In Lean On Me, Principal Clark cleans house by dismissing the troublemakers who have prevented the school from achieving the district's expectations on test scores.
Most of us saw Morgan Freeman portray Joe Clark, the once doomed principal who is now heralded for turning around a low performing, inner-city school named Eastside High in Paterson, New Jersey. Most of us remember this intense scene in the movie when Mr. Clark placed students identified as "troublemakers" on the stage to publicly and formally dismiss them from the school. He qualified what he meant by troublemakers - 5+ year students, drug dealers, drug users, gang members etc. Although Morgan Freeman's performance in the auditorium was one of the best parts of the movie for me, the best part of the auditorium scene is the elation shown by the students seated in the auditorium as the troublemakers were escorted out of school. And did you catch the relief and joy on the teachers' faces when they saw this demonstration of support from their leader? It was the boost that Eastside High needed to propel them to defy the odds and do what everyone said low income students can't do - achieve.
Now all that sounds good for the movies, one may say, but what we can't forget is in this instance - art imitated life.
So I pose this question: How long will we continue to hold our students and teachers hostage by not holding students with habitual behavior offenses accountable?
Let me be clear before I proceed, this conversation is not about who's right, but what's right. I implore you to process and comment in that context.
I won't be long winded on this, but I do want to leave you with a few thoughts to get the discussion started:
- Is it possible to do a Joe Clark "dismissal" in our urban, low performing school systems today?
- I am told that students cannot be suspended more than 10 days in a school year, what happens when students commit another offense that warrants suspension? I'm asking for the professional protocol that teachers/administrators have to go through when this happens.
- Are there any consequences for parents if their children continually demonstrate they cannot behave at school?
- Are schools supposed to be in the business of rehabilitation or education?
Let's look at the baseball angle for example. Black males make up about 6% of baseball student-athletes in the NCAA. Regardless of the lie that the media tries to sell this country - BLACK BOYS DO PLAY BASEBALL - especially here in metro-Atlanta. Why is our representation so low? Consider this. Black athletes carry with them the PERCEPTION of laziness, lack of discipline, lack of loyalty and a social mesh of issues that most coaches prefer to pass on. Such is the perception that all Black folks have to fight, but let's stay focused on athletes for now. When you see a Black Athlete at a predominately White college, rest assured that he/she is working his/her buns off to fight off a perception that they may not even embody. For those who do embody this negative perception, however, where do they get this notion that they can come to practice any time they want to (yeah, we talkin' about practice), wear their uniform however they want (if they have on the correct uniform at all) and curse their teammates and coaches out, but still get to keep their scholarship?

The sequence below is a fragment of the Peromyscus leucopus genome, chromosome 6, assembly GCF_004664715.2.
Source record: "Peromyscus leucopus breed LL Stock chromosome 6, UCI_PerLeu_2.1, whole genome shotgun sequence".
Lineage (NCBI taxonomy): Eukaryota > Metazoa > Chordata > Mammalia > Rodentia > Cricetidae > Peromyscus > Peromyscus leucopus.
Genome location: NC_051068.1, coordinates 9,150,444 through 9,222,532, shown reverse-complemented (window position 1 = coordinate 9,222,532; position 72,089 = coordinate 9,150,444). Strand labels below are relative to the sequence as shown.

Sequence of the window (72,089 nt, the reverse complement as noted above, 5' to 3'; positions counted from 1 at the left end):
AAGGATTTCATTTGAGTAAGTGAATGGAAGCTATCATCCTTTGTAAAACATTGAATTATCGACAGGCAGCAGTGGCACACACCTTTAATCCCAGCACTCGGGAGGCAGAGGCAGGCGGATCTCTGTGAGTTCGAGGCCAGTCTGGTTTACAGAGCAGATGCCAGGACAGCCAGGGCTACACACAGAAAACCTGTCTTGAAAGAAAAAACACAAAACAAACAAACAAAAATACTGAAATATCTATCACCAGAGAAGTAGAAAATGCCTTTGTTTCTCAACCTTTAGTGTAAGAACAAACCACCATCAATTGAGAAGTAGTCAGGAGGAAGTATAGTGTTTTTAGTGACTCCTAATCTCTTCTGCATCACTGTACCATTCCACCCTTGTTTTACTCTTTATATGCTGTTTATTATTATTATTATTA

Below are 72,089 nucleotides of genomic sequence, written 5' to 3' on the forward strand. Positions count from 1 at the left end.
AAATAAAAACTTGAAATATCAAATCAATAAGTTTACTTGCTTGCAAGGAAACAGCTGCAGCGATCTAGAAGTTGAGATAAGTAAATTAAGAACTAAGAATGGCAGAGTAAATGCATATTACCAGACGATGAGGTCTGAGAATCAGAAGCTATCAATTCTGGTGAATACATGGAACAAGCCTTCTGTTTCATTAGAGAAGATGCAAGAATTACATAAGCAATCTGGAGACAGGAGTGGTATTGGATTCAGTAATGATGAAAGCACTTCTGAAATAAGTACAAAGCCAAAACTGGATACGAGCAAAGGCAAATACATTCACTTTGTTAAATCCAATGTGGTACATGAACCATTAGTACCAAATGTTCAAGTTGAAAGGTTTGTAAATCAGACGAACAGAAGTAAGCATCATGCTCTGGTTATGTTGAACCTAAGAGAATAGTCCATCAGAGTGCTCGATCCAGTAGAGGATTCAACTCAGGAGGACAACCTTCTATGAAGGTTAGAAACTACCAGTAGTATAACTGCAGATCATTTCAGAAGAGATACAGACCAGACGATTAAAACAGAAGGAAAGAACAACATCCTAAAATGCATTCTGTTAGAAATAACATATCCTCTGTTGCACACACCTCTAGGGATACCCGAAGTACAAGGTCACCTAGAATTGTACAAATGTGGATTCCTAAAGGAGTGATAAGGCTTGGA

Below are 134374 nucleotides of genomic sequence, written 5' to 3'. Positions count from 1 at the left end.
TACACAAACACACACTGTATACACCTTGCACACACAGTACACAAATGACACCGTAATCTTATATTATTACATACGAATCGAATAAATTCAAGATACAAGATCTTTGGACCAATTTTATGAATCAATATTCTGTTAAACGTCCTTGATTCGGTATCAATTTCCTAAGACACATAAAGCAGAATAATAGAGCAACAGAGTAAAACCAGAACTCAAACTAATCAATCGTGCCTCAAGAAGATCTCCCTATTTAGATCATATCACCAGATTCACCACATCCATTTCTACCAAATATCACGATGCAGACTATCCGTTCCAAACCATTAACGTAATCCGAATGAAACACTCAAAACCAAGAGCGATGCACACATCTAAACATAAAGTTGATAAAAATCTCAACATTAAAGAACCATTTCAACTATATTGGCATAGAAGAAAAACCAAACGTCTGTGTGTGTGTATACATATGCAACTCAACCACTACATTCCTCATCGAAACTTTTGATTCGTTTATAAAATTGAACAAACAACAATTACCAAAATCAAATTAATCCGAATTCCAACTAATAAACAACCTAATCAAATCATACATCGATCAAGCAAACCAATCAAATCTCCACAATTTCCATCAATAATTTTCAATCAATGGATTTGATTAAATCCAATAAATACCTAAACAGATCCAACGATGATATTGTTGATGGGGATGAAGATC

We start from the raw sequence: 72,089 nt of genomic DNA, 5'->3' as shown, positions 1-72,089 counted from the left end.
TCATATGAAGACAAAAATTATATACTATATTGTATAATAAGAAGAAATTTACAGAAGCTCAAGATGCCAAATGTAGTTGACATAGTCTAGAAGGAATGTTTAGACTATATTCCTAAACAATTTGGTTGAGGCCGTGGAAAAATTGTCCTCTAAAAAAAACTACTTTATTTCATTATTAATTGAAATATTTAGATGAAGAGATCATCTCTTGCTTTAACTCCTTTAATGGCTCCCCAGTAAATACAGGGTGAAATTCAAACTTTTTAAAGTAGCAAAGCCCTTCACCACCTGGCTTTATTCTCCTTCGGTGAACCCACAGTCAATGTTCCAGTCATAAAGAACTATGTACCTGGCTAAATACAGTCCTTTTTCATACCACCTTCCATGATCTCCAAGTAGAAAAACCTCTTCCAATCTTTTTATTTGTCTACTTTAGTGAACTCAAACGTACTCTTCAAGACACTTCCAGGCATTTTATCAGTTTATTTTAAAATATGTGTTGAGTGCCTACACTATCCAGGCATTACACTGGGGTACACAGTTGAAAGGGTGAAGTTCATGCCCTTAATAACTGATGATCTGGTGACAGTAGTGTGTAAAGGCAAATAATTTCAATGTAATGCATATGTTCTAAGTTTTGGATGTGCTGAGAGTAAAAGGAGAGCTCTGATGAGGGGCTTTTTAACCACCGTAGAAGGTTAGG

Could it be that they have been raised/educated by public school systems that have allowed them to run amuck for so long that they think this is how the world works? Could it be they can't keep a job because they have become accustomed to bucking authority while still being able to enjoy the benefits as if they have met and kept the standard?
These are all questions and thoughts that are heavy on my spirit right now.
We must remember as adults the discipline that we endured as children that helped us to become the accountable citizens we are today. Accountable, not perfect.
Accountability doesn't mean giving up - it can be one the best demonstrations of love we can show our children.
I welcome your comments.
Written by: Guest Blogger - Kelli Stewart